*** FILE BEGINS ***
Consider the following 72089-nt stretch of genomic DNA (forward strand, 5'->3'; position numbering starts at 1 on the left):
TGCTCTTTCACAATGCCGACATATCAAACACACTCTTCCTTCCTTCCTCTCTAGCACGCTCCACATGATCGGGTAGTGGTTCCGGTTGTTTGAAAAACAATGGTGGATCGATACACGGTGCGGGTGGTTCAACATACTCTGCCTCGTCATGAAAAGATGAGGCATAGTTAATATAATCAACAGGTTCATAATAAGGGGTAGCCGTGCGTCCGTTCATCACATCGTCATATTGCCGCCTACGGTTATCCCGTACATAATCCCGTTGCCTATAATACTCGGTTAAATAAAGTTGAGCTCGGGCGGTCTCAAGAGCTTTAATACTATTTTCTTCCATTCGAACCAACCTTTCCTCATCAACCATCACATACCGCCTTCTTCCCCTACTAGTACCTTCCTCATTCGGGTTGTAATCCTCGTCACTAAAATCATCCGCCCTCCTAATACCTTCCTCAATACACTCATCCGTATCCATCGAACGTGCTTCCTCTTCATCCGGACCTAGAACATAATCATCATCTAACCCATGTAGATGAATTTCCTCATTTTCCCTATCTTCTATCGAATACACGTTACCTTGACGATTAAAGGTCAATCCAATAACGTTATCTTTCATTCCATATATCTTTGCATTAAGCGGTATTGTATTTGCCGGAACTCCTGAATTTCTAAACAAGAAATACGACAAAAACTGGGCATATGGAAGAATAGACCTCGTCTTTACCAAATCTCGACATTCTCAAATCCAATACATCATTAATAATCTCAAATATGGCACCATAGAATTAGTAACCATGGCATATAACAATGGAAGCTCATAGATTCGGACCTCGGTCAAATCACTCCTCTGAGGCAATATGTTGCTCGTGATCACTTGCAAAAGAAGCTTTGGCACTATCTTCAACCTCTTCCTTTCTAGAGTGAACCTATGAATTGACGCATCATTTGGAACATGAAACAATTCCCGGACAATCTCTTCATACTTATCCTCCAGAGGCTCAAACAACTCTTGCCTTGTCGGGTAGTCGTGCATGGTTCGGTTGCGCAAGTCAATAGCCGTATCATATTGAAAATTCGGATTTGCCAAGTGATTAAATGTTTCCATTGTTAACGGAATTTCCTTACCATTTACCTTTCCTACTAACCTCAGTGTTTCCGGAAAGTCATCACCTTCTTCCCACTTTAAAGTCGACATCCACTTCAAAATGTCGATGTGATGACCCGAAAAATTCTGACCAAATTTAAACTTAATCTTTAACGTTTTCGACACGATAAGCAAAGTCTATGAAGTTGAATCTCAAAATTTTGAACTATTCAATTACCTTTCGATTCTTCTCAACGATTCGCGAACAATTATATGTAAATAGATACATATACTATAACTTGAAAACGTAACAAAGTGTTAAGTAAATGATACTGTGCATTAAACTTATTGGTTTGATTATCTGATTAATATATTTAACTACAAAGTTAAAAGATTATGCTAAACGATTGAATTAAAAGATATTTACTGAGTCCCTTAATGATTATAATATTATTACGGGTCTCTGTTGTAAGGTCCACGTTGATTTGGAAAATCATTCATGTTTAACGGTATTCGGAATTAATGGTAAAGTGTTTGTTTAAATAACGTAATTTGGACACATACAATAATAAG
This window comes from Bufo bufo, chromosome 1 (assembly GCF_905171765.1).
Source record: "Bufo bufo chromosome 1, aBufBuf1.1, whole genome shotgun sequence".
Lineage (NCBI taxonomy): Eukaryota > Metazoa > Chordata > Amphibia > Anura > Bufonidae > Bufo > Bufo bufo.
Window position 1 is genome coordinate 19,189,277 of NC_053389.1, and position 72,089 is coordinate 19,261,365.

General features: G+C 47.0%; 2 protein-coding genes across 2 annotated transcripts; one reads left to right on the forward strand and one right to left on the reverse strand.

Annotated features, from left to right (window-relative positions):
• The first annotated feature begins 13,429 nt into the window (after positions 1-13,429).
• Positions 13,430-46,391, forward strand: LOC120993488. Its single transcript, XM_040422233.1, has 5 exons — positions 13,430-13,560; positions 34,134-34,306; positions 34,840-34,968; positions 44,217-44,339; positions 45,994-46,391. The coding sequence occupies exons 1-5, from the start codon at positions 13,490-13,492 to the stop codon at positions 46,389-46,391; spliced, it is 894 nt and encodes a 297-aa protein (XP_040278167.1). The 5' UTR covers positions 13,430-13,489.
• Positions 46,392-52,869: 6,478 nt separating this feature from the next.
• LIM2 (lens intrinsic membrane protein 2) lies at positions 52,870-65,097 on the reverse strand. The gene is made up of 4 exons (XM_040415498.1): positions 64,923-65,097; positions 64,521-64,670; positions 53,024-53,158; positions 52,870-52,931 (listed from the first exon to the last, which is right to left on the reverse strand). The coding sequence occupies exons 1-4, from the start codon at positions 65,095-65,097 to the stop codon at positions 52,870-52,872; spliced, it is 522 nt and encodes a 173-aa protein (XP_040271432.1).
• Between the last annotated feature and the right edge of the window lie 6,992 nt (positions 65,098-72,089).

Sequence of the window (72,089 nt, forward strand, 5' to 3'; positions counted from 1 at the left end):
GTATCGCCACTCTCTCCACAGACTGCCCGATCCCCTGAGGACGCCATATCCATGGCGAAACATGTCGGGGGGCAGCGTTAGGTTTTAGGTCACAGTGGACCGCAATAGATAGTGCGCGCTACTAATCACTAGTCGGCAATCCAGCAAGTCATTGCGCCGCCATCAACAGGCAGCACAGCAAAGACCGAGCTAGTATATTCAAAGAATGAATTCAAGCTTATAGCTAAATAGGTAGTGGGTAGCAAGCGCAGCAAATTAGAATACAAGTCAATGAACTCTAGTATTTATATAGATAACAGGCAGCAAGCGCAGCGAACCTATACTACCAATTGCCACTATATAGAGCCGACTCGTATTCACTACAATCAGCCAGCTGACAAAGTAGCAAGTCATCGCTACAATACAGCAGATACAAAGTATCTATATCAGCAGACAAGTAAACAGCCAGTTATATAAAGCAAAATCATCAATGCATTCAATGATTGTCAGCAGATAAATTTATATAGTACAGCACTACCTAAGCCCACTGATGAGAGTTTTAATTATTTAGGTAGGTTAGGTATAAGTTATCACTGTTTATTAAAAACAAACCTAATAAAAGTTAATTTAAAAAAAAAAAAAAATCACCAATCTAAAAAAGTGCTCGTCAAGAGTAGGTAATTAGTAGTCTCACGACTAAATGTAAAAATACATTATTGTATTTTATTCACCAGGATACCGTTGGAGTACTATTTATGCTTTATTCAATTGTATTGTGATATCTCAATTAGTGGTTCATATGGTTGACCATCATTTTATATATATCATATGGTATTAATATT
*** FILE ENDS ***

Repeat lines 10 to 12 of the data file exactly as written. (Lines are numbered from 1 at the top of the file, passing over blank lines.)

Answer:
• Positions 13,430-46,391, forward strand: LOC120993488. Its single transcript, XM_040422233.1, has 5 exons — positions 13,430-13,560; positions 34,134-34,306; positions 34,840-34,968; positions 44,217-44,339; positions 45,994-46,391. The coding sequence occupies exons 1-5, from the start codon at positions 13,490-13,492 to the stop codon at positions 46,389-46,391; spliced, it is 894 nt and encodes a 297-aa protein (XP_040278167.1). The 5' UTR covers positions 13,430-13,489.
• Positions 46,392-52,869: 6,478 nt separating this feature from the next.
• LIM2 (lens intrinsic membrane protein 2) lies at positions 52,870-65,097 on the reverse strand. The gene is made up of 4 exons (XM_040415498.1): positions 64,923-65,097; positions 64,521-64,670; positions 53,024-53,158; positions 52,870-52,931 (listed from the first exon to the last, which is right to left on the reverse strand). The coding sequence occupies exons 1-4, from the start codon at positions 65,095-65,097 to the stop codon at positions 52,870-52,872; spliced, it is 522 nt and encodes a 173-aa protein (XP_040271432.1).